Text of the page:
The other day I was on a site visit on a packaged roof top unit to try to assist a contractor who was having problems with some nuisance lock outs. Of course we went through all of the usual checks of gas pressures, air flow, temperature rise, etc. We went to see if his incoming power was balanced and if it was 208 or 230 volts. As we were checking across each pair, we were reading 234 volts approximately. We then checked each leg to ground and found one of the power legs was a “wild or stinger” leg. This normally is not a problem because all the pairs were 234 volts.
What we did find is that the wild leg was attached to the L1 terminal on the contactor. L1 also powers the transformer and sends the line voltage to the inducer terminal on the ignition control. We figured this may be one of the problems causing his nuisance lock outs. On a 3 phase unit, all of our controls come off either L1 or L3 on the contactor. If you have a wild leg, that should always go to the L2 terminal on the contactor because all that feeds is 1 leg of the compressor and 1 leg of a 3-phase blower motor. It does not go to any controls or single phase components.
So we switched the L1 wild leg to L2, and of course, checked rotation of the motor and compressor, found them running backwards, and reversed L1 & L3 and now everything was rotating correctly and the wild leg only powered the compressor and motor.
I could end this story here but we found one other thing.
Now I have been at this trade for a very long time and I know better than to stick a screw driver into a control panel while the unit is powered, but guess what I did? Yep — I stuck a screw driver into the powered control panel and, sure enough, touched a live terminal and then touched the screw driver to the cabinet. Needless to say, the screw driver welded itself to the cabinet (and I ruined a perfectly good screw driver in the process) but what didn’t happen is what this story is all about. With a dead short to ground — the breaker did not trip!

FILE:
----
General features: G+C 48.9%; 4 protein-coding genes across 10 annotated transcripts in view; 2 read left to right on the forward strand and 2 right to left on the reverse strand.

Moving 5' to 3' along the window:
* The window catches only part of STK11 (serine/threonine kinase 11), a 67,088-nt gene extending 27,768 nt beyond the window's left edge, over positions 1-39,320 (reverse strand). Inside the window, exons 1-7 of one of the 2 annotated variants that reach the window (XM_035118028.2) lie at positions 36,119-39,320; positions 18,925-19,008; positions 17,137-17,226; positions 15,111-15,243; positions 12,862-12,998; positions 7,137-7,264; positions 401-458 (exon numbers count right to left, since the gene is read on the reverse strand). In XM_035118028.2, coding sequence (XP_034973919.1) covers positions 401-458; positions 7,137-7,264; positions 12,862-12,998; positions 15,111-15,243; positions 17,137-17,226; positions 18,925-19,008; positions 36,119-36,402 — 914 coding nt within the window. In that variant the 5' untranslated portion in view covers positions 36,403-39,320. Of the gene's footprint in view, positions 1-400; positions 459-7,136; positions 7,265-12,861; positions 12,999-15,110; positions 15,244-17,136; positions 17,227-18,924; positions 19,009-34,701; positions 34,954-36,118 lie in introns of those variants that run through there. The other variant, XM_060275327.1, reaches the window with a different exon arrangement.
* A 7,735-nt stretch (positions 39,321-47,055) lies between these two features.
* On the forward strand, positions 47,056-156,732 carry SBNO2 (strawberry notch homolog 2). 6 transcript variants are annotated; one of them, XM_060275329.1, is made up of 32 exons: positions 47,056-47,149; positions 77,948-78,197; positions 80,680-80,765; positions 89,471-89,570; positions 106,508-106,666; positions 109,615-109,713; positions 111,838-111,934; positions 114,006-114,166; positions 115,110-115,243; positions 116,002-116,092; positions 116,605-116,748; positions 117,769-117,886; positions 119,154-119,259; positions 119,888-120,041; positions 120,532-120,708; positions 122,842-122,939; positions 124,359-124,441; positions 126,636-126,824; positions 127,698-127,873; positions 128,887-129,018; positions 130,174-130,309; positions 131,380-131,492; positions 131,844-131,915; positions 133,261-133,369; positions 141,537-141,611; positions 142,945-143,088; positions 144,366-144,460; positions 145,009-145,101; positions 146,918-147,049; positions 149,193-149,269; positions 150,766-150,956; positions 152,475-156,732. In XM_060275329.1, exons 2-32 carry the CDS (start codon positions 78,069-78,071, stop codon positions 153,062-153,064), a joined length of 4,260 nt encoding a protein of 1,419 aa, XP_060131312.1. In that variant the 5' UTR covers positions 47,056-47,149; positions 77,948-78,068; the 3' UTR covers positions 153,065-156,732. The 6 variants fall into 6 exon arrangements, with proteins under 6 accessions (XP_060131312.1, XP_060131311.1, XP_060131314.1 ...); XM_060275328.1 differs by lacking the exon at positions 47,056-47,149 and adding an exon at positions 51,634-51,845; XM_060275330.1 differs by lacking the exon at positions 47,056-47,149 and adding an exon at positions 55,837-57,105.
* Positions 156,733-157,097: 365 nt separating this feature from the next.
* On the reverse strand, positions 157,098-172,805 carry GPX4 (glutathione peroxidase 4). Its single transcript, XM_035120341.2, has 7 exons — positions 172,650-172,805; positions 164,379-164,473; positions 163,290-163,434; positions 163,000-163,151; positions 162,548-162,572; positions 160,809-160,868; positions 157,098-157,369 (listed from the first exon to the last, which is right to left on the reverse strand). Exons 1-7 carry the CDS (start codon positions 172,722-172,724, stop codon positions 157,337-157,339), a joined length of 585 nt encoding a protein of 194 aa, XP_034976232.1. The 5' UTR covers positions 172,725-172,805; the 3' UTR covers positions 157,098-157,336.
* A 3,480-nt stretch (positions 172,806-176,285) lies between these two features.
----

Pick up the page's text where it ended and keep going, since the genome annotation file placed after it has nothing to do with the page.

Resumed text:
Now no one was hurt (other than my own ego for doing something I knew better not to do), so I checked with the contractor and he did have a ground wire from the disconnect switch to the ground lug in the unit. However, there was no dedicated ground wire in the conduit. Now, NEC allows conduit to be used as a ground but, in this case, the RTU was a replacement for a 14-year-old unit. Upon investigation, we found most of the compression couplings on the conduit running across the roof were rusted which made for an “incomplete” or poor ground. I told the contractor that he absolutely had to pull a ground wire back to the main panel.
After seeing this, and having only found this out by making a stupid mistake, this led to 2 other possible issues. The first and most important is the issue of SAFETY. With an incomplete ground, the unit was a potential hazard to anyone who worked on it. Given the right conditions, a component with a mild short, and other possible factors, if some one approached the unit and touched the cabinet and provided themselves as a better ground, there could have been very serious consequences.
The other issue with the poor ground is that of flame rectification. Without a good ground, this could have led to some of the nuisance lock outs.
Now, I don’t want you testing for a good ground by destroying a screw driver but I want to make the point that a lot of issues can be caused by both the power coming into the unit, such as the wild leg in the wrong location, and poor grounding of the equipment.
And above all — SAFETY SHOULD ALWAYS BE FIRST. Unless you are testing a live circuit with a meter which is intended for that purpose, any time a unit is powered, tools need to be kept out of the control compartment.
Hopefully, this true story will remind you how important grounding is and how important balanced power and putting a wild leg in it’s correct place can be.